Political Viewpoint

The Need for Moderation in U.S. Foreign Policy

First we explain why U.S. policy should be guided by pragmatic analysis with U.S. security as the goal. Then we analyze U.S. relations with Russia and China. We conclude that the U.S. should steer a less aggressive course.

In the U.S., commentators advocate the hawkish approach to dealing with Russia and China. This approach plays well with voters. But the most aggressive approach does not always benefit the American people nor U.S. national security. The best approach is driven by pragmatic analysis with U.S. security as the goal.

The Danger of Morality in Foreign Policy

Morality is problematic in foreign policy. When the U.S. invaded Iraq in 2003, the stated purpose was to remove “weapons of mass destruction” from Iraq. U.S. officials strongly implied that Iraq had weapons of mass destruction. But as the date of invasion drew closer, these officials had a problem. They knew they had been grossly exaggerating the evidence of Iraqi weapons of mass destruction. Once they invaded Iraq, they might not find any weapons of mass destruction. The invasion was already decided and planned, but the officials needed to change their stated purpose of the invasion. So the new purpose was to remove from power the Iraqi dictator, Saddam Hussein, because dictators are bad. After the U.S. invaded and occupied Iraq, the U.S. officials searched Iraq far and wide in the hope of finding weapons of mass destruction. But those weapons just did not exist in Iraq. U.S. forces would later find and capture the Iraqi dictator. But the U.S. had always been friends and with various dictators in the world. Why would the removal of the Iraqi dictator be so important, while we make friends with other dictators?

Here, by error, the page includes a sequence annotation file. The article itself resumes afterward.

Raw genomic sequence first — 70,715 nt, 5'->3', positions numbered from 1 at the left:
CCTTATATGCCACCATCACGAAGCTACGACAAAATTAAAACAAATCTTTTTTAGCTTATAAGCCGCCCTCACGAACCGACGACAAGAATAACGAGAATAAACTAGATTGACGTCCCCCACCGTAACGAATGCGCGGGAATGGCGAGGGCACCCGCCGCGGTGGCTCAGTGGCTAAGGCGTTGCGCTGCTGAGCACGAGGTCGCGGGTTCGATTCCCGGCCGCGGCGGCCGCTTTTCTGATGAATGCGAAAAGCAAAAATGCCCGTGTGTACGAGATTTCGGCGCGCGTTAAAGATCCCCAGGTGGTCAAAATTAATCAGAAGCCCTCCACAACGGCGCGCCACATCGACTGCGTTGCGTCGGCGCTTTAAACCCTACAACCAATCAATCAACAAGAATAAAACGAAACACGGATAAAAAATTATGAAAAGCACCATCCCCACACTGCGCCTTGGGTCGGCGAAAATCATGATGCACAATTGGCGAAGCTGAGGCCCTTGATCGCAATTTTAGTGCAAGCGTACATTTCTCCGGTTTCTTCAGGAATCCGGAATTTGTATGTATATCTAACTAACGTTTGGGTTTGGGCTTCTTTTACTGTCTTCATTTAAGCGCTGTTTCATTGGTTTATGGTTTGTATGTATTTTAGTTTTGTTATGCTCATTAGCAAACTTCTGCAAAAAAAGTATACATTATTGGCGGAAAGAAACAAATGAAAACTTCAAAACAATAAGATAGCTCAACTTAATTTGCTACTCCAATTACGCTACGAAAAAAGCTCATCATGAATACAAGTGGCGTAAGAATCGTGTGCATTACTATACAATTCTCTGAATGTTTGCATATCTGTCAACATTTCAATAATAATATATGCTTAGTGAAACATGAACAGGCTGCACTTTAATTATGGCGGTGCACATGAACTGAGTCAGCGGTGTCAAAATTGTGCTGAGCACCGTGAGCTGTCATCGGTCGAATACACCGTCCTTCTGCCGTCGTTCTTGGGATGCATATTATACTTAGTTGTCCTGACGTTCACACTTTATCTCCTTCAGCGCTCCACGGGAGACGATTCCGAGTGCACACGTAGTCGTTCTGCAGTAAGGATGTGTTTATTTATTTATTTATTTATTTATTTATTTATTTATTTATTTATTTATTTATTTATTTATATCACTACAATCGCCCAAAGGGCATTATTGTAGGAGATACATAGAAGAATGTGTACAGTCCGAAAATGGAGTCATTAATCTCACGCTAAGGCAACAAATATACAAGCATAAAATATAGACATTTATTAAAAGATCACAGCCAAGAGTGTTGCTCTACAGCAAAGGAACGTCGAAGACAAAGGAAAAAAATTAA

In 2022, after the U.S. increased its supply of weapons to Ukraine, Russia countered by launching a large scale invasion of Ukraine. The U.S. responded to the invasion by supplying Ukraine with increasingly potent weapons, as well as helping Ukraine with computerized battle management systems for intelligence and targeting. In effect, we had entered this war on the side of Ukraine. Our stated purpose was to protect the sovereignty of Ukraine. We held that sovereignty was a high moral principle in affairs among nations. But in the past we had violated the sovereignty of many nations. Once again, our moral justification did not seem to make sense.

Morality in foreign policy leads to warfare. Think what would happen if nations formulated their relations using calculated self interest instead of moral passions. Two nations of equal strength would avoid war because each does not want to risk losing. A disagreement between a strong and a weak nation would be resolved as the weak nation agrees to limited concessions, while the strong nation prefers to avoid unnecessary war. As said long ago by some wise American, “It’s always the good men who do the most harm in the world”. We should not be harming ourselves and our country. Therefore, let us take a rational, pragmatic approach to foreign policy, as we proceed below to analyze U.S. relations with Russia and China.

U.S. Relations with Russia